Cyclopædia of Political Science, Political Economy, and the Political History of the United States
MINNESOTA, a state in the American Union. That portion east of the Mississippi was a part of the territory ceded by Virginia, and was left out of the limits of the last entire state formed out of the northwest territory. (See
—BOUNDARIES. The boundaries assigned by the enabling act, and accepted by the state constitution, were as follows: "Beginning at the point in the centre of the main channel of the Red River of the North. where the boundary line between the United States and the British possessions crosses the same; thence up the main channel of said river to that of the Bois des Sioux river; thence up the main channel of said river to Lake Traverse; thence up the centre of said lake to the southern extremity thereof; thence in a direct line to the head of Big Stone lake; thence through its centre to its outlet; thence by a due south line to the north line of the state of Iowa; thence cast along the northern boundary of said state to the main channel of the Mississippi river; thence up the main channel of said river, and following the boundary line of the state of Wisconsin, until the same intersects the Saint Louis river; thence down said river to and through Lake Superior, on the boundary line of Wisconsin and Michigan, until it intersects the dividing line between the United States and the British possessions; thence up Pigeon river, and following said dividing line, to the place of beginning."
—CONSTITUTION. Two constitutional conventions, one composed of republicans and one composed of democrats, were organized under the enabling act. Both met July 13, 1857, and, having finally come to a mutual understanding, agreed upon the same constitution, and adjourned Aug. 29. The joint constitution was ratified by an almost unanimous popular vote. It forbade slavery, "feudal tenures of every description," and leases of agricultural land for more than twenty-one years. The governor's term was fixed at two years. The right of suffrage was given to white male citizens over twenty-one, on a residence of one year in the United States and four months in the state. The capital was fixed at St. Paul, with a permission to the legislature to remove it. Under this constitution the state was admitted by act of May 11, 1858. The following amendments were made to the constitution in subsequent years: in 1858 the governor was allowed to issue not more than $5,000,000 in bonds, secured by a pledge of the faith and credit of the state, to aid certain railroads within the state; in 1860 the foregoing amendment was expunged, and the levy of any tax to pay the interest or principal of the bonds issued was prohibited, unless the levy should be ratified by a popular vote; in 1868 the word "white" was struck out of the suffrage clause; and in 1876 the legislature was empowered to allow women to vote at school elections.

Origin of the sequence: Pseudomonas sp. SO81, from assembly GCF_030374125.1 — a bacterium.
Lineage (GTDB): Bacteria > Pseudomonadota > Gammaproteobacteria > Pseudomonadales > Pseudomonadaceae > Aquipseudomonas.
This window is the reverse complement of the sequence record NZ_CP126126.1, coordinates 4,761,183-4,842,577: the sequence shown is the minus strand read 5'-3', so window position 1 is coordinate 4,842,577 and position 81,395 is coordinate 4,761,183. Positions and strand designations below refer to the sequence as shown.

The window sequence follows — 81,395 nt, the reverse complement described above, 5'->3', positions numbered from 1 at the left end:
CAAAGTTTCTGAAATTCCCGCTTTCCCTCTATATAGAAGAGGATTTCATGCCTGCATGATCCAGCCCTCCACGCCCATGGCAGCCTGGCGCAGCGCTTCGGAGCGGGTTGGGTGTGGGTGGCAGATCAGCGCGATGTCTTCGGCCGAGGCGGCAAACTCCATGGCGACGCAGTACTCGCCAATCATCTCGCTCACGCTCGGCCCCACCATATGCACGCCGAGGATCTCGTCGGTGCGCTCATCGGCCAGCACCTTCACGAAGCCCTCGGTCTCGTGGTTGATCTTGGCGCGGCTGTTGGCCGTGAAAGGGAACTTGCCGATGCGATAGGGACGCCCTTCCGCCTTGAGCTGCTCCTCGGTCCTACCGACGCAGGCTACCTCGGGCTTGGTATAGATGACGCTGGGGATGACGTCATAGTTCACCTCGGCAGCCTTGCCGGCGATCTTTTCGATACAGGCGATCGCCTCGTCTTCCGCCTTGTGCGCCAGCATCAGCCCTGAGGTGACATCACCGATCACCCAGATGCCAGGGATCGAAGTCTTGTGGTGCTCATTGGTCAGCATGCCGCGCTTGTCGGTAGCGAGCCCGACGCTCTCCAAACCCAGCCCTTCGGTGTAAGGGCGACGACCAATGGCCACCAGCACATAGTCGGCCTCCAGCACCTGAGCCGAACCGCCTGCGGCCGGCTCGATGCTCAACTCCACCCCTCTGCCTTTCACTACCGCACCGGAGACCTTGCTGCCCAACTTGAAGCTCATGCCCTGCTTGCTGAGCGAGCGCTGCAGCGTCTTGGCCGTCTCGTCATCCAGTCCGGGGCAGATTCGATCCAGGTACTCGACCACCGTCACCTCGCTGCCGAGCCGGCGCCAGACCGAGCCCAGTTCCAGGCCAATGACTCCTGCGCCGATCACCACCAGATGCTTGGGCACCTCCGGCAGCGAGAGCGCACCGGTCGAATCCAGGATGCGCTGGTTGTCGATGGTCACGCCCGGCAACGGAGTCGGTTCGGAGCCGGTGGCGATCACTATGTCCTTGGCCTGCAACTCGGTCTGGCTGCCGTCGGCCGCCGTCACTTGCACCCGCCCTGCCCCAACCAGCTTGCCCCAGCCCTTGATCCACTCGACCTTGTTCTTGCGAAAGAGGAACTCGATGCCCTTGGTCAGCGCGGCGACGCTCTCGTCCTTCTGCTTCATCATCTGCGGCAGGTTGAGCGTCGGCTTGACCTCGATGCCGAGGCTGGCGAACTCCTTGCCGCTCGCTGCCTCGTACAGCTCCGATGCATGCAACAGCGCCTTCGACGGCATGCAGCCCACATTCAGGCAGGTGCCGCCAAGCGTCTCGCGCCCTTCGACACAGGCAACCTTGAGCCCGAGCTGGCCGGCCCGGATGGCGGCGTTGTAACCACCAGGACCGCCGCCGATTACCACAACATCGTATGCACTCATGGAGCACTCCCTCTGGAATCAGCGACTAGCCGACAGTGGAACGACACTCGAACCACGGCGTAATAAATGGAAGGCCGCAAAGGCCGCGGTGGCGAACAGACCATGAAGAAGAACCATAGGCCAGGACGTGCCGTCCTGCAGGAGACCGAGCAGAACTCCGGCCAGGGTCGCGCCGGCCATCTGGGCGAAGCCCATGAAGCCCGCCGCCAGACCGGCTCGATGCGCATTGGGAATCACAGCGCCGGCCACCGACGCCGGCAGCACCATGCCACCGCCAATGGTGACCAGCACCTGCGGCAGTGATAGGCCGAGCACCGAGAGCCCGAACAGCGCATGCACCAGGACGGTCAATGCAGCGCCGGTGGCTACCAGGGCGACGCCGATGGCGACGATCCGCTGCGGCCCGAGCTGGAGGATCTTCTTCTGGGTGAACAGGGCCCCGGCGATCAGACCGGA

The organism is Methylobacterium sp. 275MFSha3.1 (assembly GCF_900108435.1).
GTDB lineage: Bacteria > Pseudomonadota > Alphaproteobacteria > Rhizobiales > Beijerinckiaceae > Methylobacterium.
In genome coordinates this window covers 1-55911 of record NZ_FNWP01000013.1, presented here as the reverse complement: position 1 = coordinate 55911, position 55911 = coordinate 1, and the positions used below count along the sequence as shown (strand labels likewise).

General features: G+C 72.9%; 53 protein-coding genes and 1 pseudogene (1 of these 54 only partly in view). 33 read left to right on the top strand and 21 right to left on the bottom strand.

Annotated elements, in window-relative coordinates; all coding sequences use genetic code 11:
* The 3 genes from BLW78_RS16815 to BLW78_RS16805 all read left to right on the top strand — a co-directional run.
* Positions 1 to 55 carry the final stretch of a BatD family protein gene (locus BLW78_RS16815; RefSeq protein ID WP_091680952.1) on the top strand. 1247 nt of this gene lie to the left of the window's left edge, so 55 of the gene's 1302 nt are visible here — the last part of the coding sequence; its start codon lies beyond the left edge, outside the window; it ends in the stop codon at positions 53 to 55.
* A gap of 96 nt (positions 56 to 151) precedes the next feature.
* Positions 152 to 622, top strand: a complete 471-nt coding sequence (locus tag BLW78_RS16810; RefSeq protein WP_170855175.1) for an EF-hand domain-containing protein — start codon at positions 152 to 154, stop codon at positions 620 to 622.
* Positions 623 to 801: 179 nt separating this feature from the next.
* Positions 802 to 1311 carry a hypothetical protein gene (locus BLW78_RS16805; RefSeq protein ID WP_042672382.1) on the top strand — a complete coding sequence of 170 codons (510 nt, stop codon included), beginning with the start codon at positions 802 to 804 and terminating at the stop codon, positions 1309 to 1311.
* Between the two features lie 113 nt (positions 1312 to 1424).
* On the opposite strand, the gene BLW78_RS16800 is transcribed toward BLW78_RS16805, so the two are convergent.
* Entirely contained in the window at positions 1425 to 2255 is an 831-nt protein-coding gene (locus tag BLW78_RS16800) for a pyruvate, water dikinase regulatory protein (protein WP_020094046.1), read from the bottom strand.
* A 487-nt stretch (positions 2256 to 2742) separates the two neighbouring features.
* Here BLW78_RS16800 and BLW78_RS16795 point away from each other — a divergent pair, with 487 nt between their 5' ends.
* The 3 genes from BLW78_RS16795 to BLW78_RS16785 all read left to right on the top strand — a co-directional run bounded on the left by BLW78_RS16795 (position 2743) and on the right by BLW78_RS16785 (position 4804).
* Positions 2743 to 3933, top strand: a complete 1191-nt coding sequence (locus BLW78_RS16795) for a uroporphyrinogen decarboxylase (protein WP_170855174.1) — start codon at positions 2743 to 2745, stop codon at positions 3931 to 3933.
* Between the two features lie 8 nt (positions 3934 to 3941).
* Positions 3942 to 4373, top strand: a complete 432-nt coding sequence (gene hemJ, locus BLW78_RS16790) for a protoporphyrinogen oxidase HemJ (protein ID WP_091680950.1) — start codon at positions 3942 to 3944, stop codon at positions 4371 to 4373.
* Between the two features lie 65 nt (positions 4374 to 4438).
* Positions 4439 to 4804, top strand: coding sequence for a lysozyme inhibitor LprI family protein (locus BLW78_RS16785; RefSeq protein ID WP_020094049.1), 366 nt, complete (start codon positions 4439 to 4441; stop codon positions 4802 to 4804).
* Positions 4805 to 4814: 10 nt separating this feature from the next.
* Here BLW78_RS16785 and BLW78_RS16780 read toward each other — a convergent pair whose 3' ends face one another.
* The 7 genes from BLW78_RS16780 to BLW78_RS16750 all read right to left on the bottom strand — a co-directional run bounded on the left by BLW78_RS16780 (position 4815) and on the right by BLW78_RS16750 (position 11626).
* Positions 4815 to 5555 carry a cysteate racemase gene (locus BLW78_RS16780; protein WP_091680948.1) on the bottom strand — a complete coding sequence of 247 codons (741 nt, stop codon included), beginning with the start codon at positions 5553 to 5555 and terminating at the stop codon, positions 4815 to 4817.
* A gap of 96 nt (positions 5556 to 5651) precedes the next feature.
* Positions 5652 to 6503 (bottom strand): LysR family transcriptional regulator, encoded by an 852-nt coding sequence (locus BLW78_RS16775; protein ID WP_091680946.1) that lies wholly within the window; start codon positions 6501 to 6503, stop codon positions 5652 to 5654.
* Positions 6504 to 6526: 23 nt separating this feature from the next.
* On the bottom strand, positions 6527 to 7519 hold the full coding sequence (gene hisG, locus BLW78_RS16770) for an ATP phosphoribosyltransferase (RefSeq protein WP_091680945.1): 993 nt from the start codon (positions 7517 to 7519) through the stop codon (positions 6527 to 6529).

—GOVERNORS. Henry H. Sibley, 1858; Alexander Ramsey. 1858-62; Stephen Miller, 1862-6; Wm. R. Marshall, 1866-70; Horace Austin, 1870-74; Cushman K. Davis, 1874-6; John S. Pillsbury, 1876-82; I. F. Hubbard. 1882-4.
—POLITICAL HISTORY. The political history of the state may be briefly summed up in the statement that it is and has always been a republican state. Its electoral votes have always been cast for republican candidates, and all its governors, United States senators and congressmen have been republicans, with the exceptions of the first governor, Sibley, Senator Rice, and the congressman from the second district in 1879-81, who were democrats. The republican majority in the state has been steadily increasing, as shown by the votes for governor in the following years 1865, 17,335 to 13,864; 1875, 46,175 to 35,373; 1879, 55,918 to 41,583. The only reasonably close election was in 1869 when the republican vote was 27,348 to 25,401. The legislature has always been republican in both branches, usually by a two-thirds or greater majority. In 1874, an exceptional year, the republican majority was only twenty-one to twenty in the senate, and fifty-four to fifty-two in the house, but it immediately and rapidly increased again until in 1881 it was twenty-nine to twelve in the senate and eighty-six to twenty in the house.